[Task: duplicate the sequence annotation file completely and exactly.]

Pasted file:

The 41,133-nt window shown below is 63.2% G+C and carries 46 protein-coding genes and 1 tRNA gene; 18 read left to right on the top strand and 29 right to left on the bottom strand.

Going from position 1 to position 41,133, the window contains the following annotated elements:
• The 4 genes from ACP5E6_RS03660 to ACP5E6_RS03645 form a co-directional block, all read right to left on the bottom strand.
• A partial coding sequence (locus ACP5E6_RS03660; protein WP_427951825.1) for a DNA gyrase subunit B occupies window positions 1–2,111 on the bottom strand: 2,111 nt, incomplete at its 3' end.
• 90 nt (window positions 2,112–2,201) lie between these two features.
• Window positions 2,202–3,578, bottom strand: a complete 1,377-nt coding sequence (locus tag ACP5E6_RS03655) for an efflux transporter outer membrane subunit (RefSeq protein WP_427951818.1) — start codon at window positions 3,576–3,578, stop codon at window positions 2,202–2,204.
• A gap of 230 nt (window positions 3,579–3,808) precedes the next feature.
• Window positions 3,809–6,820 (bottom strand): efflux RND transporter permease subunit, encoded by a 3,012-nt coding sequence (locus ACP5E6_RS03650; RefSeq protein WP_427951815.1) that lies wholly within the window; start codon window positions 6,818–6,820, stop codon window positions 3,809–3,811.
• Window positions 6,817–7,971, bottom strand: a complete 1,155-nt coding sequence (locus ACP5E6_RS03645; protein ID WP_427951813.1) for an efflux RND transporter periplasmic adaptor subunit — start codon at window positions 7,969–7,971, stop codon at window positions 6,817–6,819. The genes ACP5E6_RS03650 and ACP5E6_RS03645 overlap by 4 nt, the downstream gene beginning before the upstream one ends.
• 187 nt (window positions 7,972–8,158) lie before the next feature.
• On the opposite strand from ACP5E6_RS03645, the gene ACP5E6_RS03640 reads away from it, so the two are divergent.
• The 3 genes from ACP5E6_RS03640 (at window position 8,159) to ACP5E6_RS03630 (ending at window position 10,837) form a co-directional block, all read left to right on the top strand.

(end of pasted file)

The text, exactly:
The 41,133-nt window shown below is 63.2% G+C and carries 46 protein-coding genes and 1 tRNA gene; 18 read left to right on the top strand and 29 right to left on the bottom strand.

Going from position 1 to position 41,133, the window contains the following annotated elements:
• The 4 genes from ACP5E6_RS03660 to ACP5E6_RS03645 form a co-directional block, all read right to left on the bottom strand.
• A partial coding sequence (locus ACP5E6_RS03660; protein WP_427951825.1) for a DNA gyrase subunit B occupies window positions 1–2,111 on the bottom strand: 2,111 nt, incomplete at its 3' end.
• 90 nt (window positions 2,112–2,201) lie between these two features.
• Window positions 2,202–3,578, bottom strand: a complete 1,377-nt coding sequence (locus tag ACP5E6_RS03655) for an efflux transporter outer membrane subunit (RefSeq protein WP_427951818.1) — start codon at window positions 3,576–3,578, stop codon at window positions 2,202–2,204.
• A gap of 230 nt (window positions 3,579–3,808) precedes the next feature.
• Window positions 3,809–6,820 (bottom strand): efflux RND transporter permease subunit, encoded by a 3,012-nt coding sequence (locus ACP5E6_RS03650; RefSeq protein WP_427951815.1) that lies wholly within the window; start codon window positions 6,818–6,820, stop codon window positions 3,809–3,811.
• Window positions 6,817–7,971, bottom strand: a complete 1,155-nt coding sequence (locus ACP5E6_RS03645; protein ID WP_427951813.1) for an efflux RND transporter periplasmic adaptor subunit — start codon at window positions 7,969–7,971, stop codon at window positions 6,817–6,819. The genes ACP5E6_RS03650 and ACP5E6_RS03645 overlap by 4 nt, the downstream gene beginning before the upstream one ends.
• 187 nt (window positions 7,972–8,158) lie before the next feature.
• On the opposite strand from ACP5E6_RS03645, the gene ACP5E6_RS03640 reads away from it, so the two are divergent.
• The 3 genes from ACP5E6_RS03640 (at window position 8,159) to ACP5E6_RS03630 (ending at window position 10,837) form a co-directional block, all read left to right on the top strand.